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Experts gather at ODI to reinvent sustainable global trade

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Leading trade, climate change, and finance experts convened today for a landmark event organised by the Remaking Trade Project in collaboration with E3G, ODI and the European Climate Foundation. Their mission:  address the urgent need to restructure global trade to combat climate change and ensure a just transition to a clean energy future.

The one-day workshop – “Restructuring the International Trade System for Climate Change Progress and a Sustainable Future” – aimed to reconsider and reshape outdated trade policies and transform the global trade system into a powerful force for environmental sustainability and equitable development.

The event also marked the London launch of the Villars Framework for a Sustainable Trade System – an ambitious roadmap to align trade reform with the Paris Agreement and UN Sustainable Development Goals through coordinated cross-cutting and sectoral action. Participants focused on grounding recommendations of the Villars Framework and trade system reform within the UK’s specific political context and identifying actionable steps.

Key discussions centred on:

  • Reforming the World Trade Organization (WTO) to align with a net-zero GHG emissions future. This included exploring the practical implementation of the Villars Framework, which outlines concrete steps for the WTO to embrace sustainability goals.

  • Designing fair and effective Border Adjustment Mechanisms that incentivise decarbonisation while ensuring fairness for developing countries.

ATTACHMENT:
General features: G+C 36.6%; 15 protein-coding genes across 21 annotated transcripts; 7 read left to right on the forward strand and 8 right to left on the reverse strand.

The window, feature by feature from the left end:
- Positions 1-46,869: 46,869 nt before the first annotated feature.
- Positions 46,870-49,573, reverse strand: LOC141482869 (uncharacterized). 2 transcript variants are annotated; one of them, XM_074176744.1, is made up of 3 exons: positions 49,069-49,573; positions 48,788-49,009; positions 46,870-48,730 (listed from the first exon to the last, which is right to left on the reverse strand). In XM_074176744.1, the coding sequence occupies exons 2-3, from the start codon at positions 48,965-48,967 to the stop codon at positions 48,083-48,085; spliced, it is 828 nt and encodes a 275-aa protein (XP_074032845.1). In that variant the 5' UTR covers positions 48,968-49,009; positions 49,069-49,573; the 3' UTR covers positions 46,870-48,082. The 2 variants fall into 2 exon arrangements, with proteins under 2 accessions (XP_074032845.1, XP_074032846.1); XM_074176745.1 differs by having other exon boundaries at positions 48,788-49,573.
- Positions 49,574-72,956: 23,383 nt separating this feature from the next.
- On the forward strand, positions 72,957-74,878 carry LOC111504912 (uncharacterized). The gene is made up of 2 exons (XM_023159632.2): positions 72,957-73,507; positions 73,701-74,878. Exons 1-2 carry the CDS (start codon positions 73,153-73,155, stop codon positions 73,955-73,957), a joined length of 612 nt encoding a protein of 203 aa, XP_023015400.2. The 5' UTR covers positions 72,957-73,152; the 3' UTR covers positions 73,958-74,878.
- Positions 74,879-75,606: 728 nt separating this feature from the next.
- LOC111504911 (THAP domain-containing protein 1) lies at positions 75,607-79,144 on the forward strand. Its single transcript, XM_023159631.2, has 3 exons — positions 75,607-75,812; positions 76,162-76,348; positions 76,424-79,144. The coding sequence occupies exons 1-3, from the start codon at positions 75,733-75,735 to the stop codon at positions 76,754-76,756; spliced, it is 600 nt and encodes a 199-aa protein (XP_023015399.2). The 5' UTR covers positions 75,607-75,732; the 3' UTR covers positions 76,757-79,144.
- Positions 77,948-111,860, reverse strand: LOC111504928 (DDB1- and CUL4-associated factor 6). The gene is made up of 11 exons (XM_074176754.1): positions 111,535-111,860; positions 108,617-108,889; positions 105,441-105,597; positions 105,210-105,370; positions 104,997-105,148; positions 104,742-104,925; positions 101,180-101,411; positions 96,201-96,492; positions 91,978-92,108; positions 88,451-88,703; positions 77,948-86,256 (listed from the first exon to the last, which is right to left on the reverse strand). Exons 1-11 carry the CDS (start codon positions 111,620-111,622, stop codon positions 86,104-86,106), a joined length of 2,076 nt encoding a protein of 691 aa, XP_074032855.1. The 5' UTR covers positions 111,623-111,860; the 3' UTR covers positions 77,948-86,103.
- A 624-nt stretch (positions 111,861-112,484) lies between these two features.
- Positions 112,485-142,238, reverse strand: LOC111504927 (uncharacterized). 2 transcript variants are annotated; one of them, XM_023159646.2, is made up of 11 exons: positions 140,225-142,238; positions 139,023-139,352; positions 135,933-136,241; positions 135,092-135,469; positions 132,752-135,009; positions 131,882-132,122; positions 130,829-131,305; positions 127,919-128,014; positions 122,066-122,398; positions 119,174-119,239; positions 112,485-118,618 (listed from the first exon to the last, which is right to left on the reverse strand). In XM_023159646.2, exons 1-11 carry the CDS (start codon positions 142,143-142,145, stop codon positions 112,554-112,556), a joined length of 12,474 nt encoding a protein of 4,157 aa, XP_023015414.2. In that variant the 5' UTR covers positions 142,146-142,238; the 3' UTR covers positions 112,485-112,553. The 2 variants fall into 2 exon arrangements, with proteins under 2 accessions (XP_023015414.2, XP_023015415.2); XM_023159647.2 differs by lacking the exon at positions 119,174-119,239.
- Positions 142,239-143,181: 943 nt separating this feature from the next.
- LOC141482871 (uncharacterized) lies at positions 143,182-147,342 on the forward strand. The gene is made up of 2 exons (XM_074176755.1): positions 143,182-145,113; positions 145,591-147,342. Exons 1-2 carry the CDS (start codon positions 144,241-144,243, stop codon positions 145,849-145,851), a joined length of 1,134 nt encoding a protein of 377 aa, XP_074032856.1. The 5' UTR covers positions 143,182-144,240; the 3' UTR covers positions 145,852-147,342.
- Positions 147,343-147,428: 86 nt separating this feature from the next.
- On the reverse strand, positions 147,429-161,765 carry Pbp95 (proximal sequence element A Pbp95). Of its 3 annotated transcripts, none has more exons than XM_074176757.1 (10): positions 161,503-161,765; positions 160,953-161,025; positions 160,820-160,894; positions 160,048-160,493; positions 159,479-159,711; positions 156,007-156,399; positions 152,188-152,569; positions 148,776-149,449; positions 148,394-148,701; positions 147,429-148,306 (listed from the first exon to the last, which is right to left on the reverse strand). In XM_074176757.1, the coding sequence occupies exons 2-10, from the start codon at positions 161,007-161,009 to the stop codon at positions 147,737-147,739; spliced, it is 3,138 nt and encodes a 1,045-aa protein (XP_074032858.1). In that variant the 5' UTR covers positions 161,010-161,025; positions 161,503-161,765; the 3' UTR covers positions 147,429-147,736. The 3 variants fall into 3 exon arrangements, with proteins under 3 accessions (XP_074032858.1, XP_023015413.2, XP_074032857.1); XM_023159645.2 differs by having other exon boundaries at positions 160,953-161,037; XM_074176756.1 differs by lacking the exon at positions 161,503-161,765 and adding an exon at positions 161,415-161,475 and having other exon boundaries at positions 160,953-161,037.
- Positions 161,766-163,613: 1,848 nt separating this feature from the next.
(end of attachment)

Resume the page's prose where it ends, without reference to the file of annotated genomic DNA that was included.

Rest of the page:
• Rethinking WTO subsidy rules and industrial policies to support a just transition towards a green economy.

  • Unlocking the potential of trade finance to accelerate climate change action and support developing countries.

Sarah Colenbrander, Director of ODI’s Climate and Sustainability Programme, said:

“The existing system fuels environmental degradation and risks deepening global inequalities. Incremental change is no longer enough. We need trade, finance, and climate communities to work together to create a system that benefits people and the planet.”

Professor Dan Esty, Hillhouse Professor at Yale Law School and Yale School of the Environment and co-lead of the Remaking Trade Project that launched the Villars Framework, emphasised the need for concrete action. He said:

“Bold trade reforms are urgently needed to safeguard the environment and ensure equitable development. The Villars Framework provides a crucial blueprint for achieving these necessary reforms.”

Jan Yves Remy, Director of the Shridath Ramphal Centre for Trade at the University of the West Indies, and co-lead of the Remaking Trade Project, said:

“The Villars Framework is grounded in a people-centred reform process that is inclusive and representative. It takes seriously the need to ensure that the just transition delivers for developing countries.”

Nick Mabey, Founding Director and Co-CEO of E3G, said:

“Rapid and fundamental reforms are needed to drive the unprecedented changes needed to achieve climate safety and global prosperity for all. Today’s discussion on the role that trade can play in driving these changes is vital”

The Rt Hon. Michael Mainelli, The Lord Mayor of London, said:

“The City of London is committed to leadership as both a global financial hub and growing green finance market, London stands ready to partner internationally on catalysing sustainable investment flows through aligned trade and economic policy.”

Matthew Langdon, Trade Associate with the European Climate Foundation said:

“This event brings together the best minds to rethink why we trade, and how the powerful levers of trade policy can better contribute to our net zero ambitions and imperative.”

Jodie Keane, Senior Research Fellow at ODI said:

“The UK is one of the largest investors in Africa. There are huge opportunities in the transition towards renewable energy and green supply chains. The UK needs to continue to explore where it can go further in existing trade and investment partnerships.”

The workshop concluded with a clear call for action, urging policymakers, businesses, and civil society to work together to build momentum on reforming the global trade system. “This is a defining moment,” emphasised a participant. “Our ability to create a sustainable and just future depends on our collective action now.”

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